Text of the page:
Go Down

Topic: Setting a fixed on/high-time for digital output (Read 696 times) previous topic - next topic

Chris L

Hi folks,

Apologies for the probable n00bishness of this question, but is it possible to code a monostable for a digital output, i.e. output goes low after x amount of time, regardless of whether the output control's still on/high or not?

I've used a simple delay to turn a solenoid off after 10ms, after being activated by a MIDI-in key, so even if the key is held it still goes off after 10ms, but of course this also stops the program for 10ms, throwing the timing off if there are multiple key presses.

I've looked at millis() to see if I can use that to set an off time to 10s, but I haven't been able to get it to work due to a severe case of n00bism. I've based the MIDI stuff on Kuki's excellent code, btw.

If it's not possible to code something without monkeying with the timing, perhaps it's possible to read an analog input from a pot, set to control this gate time at all?

Any help would be magnificent, thanks.

Cross

I am not sure I understand the problem, but if all you want is something to trigger after 10 ms without blocking your application then millis() is the easiest approach.
When the Midi In event occurs read out the millis() value and store it in a (global) variable. Then keep doing your normal processing and every once in a while do a check to see if the current time, i.e. millis(), is larger than the saved time + 10. In pseudo code:

void loop() {
 static long timeOut;
 const unsigned int DURATION=10;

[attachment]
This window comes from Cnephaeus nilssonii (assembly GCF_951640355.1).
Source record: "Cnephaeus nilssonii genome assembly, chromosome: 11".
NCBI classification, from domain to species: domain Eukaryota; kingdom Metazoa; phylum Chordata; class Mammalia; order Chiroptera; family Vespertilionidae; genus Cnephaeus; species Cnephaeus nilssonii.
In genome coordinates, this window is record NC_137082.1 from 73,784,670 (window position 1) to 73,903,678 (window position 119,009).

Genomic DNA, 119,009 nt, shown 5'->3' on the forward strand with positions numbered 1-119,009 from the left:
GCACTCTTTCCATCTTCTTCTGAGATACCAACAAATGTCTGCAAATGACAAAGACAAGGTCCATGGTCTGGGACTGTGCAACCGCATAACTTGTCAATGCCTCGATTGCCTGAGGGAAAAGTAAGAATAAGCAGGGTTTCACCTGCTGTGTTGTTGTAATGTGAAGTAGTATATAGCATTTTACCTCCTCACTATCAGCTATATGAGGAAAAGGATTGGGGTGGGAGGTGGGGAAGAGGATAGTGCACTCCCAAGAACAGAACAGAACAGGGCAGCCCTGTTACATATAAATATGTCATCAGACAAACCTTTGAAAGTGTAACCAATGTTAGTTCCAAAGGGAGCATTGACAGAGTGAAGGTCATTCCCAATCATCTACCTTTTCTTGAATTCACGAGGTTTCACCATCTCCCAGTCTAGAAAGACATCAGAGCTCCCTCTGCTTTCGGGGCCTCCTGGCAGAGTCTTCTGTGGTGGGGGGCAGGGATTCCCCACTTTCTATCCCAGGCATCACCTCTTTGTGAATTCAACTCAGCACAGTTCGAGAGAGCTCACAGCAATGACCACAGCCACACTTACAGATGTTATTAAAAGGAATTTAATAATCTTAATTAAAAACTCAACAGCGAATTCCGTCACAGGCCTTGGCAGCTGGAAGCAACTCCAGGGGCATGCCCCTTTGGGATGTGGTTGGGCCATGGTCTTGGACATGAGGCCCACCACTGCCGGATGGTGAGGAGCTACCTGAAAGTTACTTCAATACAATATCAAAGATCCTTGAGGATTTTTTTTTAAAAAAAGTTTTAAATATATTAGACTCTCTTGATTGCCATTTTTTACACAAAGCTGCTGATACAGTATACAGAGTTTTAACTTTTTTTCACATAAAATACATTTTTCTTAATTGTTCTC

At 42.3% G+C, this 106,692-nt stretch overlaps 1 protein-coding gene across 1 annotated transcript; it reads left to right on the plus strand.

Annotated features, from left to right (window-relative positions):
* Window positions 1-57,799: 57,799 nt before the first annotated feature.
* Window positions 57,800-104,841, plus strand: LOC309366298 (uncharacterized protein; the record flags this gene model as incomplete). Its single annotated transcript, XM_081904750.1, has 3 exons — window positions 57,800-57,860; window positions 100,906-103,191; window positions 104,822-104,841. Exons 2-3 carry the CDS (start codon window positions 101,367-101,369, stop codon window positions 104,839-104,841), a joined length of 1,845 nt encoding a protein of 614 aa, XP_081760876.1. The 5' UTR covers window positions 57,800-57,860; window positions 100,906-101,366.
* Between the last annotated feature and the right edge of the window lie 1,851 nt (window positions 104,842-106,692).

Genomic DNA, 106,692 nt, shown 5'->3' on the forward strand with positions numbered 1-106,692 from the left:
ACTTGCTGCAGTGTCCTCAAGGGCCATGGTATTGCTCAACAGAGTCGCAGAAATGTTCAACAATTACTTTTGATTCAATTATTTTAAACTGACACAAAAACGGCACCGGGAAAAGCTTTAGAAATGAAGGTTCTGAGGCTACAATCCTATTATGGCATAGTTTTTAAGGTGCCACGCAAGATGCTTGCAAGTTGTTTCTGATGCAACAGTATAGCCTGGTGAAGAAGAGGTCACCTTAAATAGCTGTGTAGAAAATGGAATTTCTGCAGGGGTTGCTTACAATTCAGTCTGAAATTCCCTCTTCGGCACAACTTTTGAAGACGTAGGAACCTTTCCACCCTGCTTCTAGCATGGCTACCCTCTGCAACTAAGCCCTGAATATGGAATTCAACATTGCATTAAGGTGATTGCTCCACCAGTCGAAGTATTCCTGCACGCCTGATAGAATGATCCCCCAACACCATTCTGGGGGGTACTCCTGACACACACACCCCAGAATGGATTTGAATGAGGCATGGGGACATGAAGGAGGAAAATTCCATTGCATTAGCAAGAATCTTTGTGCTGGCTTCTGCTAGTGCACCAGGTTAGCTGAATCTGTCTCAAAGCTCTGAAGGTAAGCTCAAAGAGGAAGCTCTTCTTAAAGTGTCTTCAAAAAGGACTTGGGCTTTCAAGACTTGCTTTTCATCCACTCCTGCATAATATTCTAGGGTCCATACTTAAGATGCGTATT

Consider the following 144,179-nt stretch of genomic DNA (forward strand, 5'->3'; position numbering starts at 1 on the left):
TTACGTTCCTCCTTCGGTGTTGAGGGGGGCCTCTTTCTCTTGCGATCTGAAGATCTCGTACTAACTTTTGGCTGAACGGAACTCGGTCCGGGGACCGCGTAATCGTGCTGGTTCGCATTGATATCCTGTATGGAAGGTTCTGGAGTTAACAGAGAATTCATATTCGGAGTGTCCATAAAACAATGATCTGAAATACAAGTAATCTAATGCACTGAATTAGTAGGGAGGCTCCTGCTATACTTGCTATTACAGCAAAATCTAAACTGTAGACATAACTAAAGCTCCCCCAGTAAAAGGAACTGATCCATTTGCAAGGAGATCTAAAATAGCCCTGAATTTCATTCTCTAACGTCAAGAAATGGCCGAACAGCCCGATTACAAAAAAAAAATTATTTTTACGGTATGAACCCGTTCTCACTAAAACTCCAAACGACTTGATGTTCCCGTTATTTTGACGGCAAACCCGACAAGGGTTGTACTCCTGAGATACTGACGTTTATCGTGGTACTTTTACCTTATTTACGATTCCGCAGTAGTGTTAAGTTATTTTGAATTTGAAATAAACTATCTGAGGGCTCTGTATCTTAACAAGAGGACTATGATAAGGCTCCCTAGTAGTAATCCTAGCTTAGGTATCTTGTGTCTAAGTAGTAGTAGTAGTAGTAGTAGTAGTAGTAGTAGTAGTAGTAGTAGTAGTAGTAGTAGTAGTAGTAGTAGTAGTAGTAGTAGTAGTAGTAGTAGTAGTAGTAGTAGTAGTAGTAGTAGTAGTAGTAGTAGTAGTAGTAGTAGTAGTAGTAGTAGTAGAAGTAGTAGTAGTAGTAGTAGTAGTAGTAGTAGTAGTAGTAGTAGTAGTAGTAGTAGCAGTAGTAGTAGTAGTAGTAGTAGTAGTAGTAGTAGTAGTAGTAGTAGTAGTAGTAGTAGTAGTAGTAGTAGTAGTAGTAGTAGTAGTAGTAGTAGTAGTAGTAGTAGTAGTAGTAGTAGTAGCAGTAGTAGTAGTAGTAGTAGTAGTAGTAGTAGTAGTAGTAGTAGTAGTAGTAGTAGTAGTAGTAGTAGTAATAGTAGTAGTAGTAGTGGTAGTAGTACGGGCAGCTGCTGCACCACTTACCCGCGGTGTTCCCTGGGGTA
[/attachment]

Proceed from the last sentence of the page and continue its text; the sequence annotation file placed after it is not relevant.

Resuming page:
if (midiEvent) timeOut=millis()+ DURATION;
 doSomeStuff();
 if (millis()>timeOut) turnItOff();
 doSomeOtherStuff();
 if (millis()>timeOut) turnItOff();
 doEvenMoreStuff();
}

Chris L

Thanks Cross -- yep, you've got it. I'll have another look, but I'm not very proficient with coding, and millis() seems a bit more complex than just using delay. It'd be nice to be able to do this in software, as otherwise I'll need a monostable for every solenoid I intend to drive (in this case a chromatic octave, 12 solenoids -- all the spare digi pins I think).

Cross

There is a lot of trickery going on with millis() behind the scenes, but from the development side of things it's really easy to use since it's just an automatically increasing 32-bit counter.

There is also the option of starting a timer on the arduino that will then call your own function once time is up, however that requires some more advanced programming.

By the way you can use the analog pins just like regular digital pins, giving you 6 (?) more outputs. Don't forget the arduino current limitations when driving multiple solenoids.

Chris L

Thanks Cross -- I shall persevere with millis() and try and get something going. As I'm using 12 solenoids, I'll have to address each solenoid's timing separately to have the correct on-time, which might bulk up the coding a bit. Yep -- currently driving the solenoids via a transistor and a 12v wall wart. Shouldn't have more than 3 or 4 solenoids running concurrently anyway. :)

Go Up